Tip - Fills (and dynamics)
Reinforcing Examples. These examples show two masters of dynamics - Papa Jo Jones and Alan Dawson - matching the dynamic level of the music and musicians. As described in the tip, both Jones and Dawson perform their fills at the same dynamic level as the grooves they are employing. Pay close attention to Jones because there are many subtle things happening rhythmically and dynamically. Notice how each of them never plays louder than the instruments they are supporting - they find their spot under the music and support it. This is underscorded by Dawson's playing because he never gets louder than Rollins, and takes care to ensure that he also does not overpower the bass.
Alan Dawson Trading Fours with Sonny Rollins
Tip - Know the Melody. This is probably one of the most important tips for jazz and blues drummers. Listen to just about any jazz or blues (not rock-oriented music called blues) and you will probably hear the drummer playing the melody. If they are not playing the melody they are usually supporting it with counterpoints and comping. Regardless, you still need to know the melody if you are going to support it.
Reinforcing Examples. Mel Lewis playing The Cute is definitely supporting the melody, and Vernel Fournier's groove on Poinciana is a masterful creation that actually harmonizes with Ahmad Jamal's melody line. There is a lot to learn from Ed's quick tip and these two examples.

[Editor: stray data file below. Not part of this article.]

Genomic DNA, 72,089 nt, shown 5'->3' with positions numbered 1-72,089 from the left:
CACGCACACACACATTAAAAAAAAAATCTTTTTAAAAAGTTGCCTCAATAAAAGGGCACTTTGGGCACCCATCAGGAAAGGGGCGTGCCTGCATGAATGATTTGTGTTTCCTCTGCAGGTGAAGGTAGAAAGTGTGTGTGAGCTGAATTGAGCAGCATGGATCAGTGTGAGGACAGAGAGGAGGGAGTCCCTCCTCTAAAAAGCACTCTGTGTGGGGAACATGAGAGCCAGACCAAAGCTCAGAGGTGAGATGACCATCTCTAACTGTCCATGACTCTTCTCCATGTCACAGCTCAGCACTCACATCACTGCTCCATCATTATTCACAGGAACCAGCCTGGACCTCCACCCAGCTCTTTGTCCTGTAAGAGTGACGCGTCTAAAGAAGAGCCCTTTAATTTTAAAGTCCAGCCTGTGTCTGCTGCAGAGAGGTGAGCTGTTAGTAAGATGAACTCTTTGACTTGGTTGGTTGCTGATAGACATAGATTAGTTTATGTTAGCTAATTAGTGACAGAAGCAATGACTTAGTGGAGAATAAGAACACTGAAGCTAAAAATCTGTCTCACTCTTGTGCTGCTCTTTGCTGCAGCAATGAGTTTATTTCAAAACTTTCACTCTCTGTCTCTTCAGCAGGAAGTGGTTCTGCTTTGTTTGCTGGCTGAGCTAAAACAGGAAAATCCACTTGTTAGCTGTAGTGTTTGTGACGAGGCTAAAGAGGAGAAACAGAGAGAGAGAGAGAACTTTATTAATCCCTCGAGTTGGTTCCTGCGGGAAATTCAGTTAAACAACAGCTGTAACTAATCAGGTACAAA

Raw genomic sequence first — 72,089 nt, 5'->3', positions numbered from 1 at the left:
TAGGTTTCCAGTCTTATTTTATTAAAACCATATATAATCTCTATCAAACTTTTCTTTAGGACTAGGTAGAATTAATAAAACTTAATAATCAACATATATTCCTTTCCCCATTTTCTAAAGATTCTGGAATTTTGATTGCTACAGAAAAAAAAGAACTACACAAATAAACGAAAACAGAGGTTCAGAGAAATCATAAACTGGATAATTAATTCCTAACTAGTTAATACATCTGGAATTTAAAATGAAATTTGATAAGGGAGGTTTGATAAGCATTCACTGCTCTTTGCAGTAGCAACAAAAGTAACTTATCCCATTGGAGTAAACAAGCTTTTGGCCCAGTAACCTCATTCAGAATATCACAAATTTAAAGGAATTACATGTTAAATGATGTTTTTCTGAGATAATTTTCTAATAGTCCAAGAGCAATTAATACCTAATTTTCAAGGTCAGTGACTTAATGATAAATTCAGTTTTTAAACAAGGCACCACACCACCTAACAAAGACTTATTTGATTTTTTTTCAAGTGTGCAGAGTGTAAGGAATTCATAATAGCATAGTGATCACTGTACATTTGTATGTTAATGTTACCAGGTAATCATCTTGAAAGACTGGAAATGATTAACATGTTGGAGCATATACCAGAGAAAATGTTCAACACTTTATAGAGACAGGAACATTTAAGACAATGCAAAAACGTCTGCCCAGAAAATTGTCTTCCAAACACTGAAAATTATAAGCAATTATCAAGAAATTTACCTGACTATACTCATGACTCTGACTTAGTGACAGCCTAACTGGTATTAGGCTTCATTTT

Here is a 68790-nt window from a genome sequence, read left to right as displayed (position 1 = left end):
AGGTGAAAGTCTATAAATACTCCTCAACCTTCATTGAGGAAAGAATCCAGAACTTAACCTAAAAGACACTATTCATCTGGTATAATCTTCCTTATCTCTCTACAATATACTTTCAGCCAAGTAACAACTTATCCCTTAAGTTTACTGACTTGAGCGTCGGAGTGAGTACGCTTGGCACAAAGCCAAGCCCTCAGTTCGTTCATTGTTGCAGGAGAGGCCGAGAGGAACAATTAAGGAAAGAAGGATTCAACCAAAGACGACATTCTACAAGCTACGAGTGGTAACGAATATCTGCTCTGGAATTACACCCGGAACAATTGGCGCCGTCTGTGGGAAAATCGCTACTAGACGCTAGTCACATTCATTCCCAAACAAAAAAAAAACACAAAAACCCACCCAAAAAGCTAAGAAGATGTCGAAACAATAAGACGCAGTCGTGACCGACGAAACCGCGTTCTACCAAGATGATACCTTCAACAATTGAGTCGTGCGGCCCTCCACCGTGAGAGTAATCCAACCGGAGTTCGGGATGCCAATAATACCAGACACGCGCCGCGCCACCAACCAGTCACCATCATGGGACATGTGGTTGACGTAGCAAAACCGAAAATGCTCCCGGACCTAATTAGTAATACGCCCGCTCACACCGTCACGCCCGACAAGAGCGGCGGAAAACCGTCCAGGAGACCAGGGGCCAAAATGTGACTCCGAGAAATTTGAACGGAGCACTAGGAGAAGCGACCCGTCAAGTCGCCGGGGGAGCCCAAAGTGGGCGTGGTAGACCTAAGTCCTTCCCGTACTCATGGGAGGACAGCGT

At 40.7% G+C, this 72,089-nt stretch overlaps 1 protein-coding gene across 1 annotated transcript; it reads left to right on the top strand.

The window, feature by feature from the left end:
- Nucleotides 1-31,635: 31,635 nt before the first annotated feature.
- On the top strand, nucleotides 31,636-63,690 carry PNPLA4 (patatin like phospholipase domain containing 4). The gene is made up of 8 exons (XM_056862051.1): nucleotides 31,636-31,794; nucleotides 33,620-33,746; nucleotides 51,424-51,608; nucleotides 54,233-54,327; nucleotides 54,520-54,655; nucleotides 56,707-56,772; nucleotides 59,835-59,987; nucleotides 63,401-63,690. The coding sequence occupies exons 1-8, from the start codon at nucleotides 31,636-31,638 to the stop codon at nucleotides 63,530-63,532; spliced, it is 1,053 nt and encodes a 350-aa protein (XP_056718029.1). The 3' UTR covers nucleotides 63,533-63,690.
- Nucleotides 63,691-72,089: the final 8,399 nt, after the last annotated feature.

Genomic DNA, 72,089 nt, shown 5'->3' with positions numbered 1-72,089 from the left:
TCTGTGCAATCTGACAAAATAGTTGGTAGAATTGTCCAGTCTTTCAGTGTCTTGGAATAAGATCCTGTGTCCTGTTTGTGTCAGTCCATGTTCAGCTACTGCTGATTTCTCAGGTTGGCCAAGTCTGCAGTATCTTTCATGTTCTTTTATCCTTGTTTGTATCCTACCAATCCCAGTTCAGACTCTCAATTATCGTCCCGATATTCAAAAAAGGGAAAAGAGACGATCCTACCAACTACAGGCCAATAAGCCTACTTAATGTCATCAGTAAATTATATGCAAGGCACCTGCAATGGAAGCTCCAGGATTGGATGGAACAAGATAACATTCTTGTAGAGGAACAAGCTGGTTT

Tip - Create a Melody. This tip is about a practice regimen more than a playing technique, but when I get to the reinforcing examples you will see some of the fruits from incorporating this into your practice and mindset.
Reinforcing Examples. Listen and watch as Al 'Tootie' Heath, Joe Morello and Alan Dawson incorporate the melody not only in their grooves, but in their solos in these four clips. It's obvious that each of these drummers practiced and thought in terms of melody. Listen to each a few times each pass will reveal a structure in their playing that is tied to the melodies of the songs they are playing. This did not happen by accident. Ed Soph's quick tip is not revolutionary - drummers have been incorporating this advice forever. Sadly, I see little evidence in many drummers of all experience levels today.
I hope this is helpful.